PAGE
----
References

1. Collins JF, Lieberman DA, Durbin TE, Weiss DG. Accuracy of screening for feval occult blood on a single stool sample obtained by digital rectal examination: a comparison with recommended sampling practice. Ann Intern Med 2005;142:81-85.

2. Nadel MR, Shapiro JA, Klabunde CN, Seef LC, et al. A national survey of primary care physicians' methods for screening for fecal occult blood. Ann Intern Med 2005;142:86-94.

3. Cooper GS. Payes JD. Receipt of colorectal testing prior to colorectal cancer diagnosis. Cancer 2005;103:1-6.

4. Young GP, St John DJB, Cole SR, Bielecki BE, Pizzey C, et al. Prescreening evaluation of a brush-based faecal immunochemical test for haemoglobin. J Med Screen 2003;10:123-28.

5. Smith RA, Cokkinides V, Eyre HJ. American Cancer Society guidelines for the early detection of cancer, 2003. CA-A Cancer J for Clinicians. 2003:53:27-43.

Conflict of Interest:

None declared

In reply
Posted on April 29, 2005
Harold C Sox
ACP/ASIM
Conflict of Interest: None Declared

In response to Dr. Wolff and Dr. Hoffer, I can but elaborate on my editorial. One concern is using office guaiac in lieu of other, better tests, which is common practice, according to the survey (1). A second concern is placing too much weight on a negative result on a test that misses 95% of colonic neoplasia. The third concern is inefficient use of invasive follow-up tests. The office guaiac has a likelihood ratio- positive of 1.68 (2), which means that the probability of high-risk neoplasia rises from 7.0% to 12% after a positive test, which means doing 8.5 negative follow-up colonoscopies to for every positive colonoscopy. Using the six sample home test, the probability would rise from 7.0% to 35%, which would require fewer than 3 colonoscopies to detect an important lesion. Ultimately, physicians must develop better office systems to support home testing and identify non-adherent patients.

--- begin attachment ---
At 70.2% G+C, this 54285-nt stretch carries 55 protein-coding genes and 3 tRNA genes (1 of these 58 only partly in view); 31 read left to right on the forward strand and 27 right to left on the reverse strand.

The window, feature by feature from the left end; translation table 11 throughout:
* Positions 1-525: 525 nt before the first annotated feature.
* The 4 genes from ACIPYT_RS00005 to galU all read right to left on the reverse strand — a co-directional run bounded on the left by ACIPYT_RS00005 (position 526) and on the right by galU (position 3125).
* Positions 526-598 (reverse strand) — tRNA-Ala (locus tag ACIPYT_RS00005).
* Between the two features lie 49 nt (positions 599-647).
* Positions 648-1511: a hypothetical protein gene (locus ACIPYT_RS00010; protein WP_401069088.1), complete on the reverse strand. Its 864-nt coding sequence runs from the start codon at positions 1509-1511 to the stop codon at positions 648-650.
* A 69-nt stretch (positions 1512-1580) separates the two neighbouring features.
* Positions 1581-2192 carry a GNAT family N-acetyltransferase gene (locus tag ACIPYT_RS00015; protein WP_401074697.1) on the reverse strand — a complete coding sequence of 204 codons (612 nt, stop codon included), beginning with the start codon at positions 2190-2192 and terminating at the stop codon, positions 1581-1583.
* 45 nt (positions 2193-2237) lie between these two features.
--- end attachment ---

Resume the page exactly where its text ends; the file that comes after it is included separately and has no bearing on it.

I am in only partial agreement with Dr. Jackson. Fecal occult blood testing using six samples obtained at home is an important test because, coupled with colonoscopy when positive, it reduces mortality from colon cancer from 8.83 deaths per 1000 over 13 years to 5.88 deaths per 1000 (3). It's not a perfect test. Its sensitivity of 23.5% is very poor, so that it generates many negative colonoscopies. But, it does reduce colon cancer death rates, which is more than you can say for sure about any other colon cancer screening test, least of all the office guaiac. We should advocate home testing, and we should develop office systems to help us raise adherence rates to a test that reduce colon cancer rates substantially.

Is a bad screening test better than none at all? Now there's a good subject for debate!

Harold C. Sox Editor

1. Nadel MR, Shapiro JA, Klabunde CN, Seeff LC, Uhler R, Smith RA, and Ransohoff DF A National Survey of Primary Care Physicians' Methods for Screening for Fecal Occult Blood Ann Intern Med, Jan 2005; 142: 86 - 94.

2. Collins JF, Lieberman DA, Durbin TE, Weiss DG and the Veterans Affairs Cooperative Study #380 Group* Accuracy of Screening for Fecal Occult Blood on a Single Stool Sample Obtained by Digital Rectal Examination: A Comparison with Recommended Sampling Practice Ann Intern Med, Jan 2005; 142: 81 - 85.

3. Mandel JS, Bond JH, Church TR, Snover DC, Bradley GM, Schuman LM, et al. Reducing mortality from colorectal cancer by screening for fecal occult blood. Minnesota Colon Cancer Control Study. N Engl J Med. 1993;328:1365-71.

Conflict of Interest:

None declared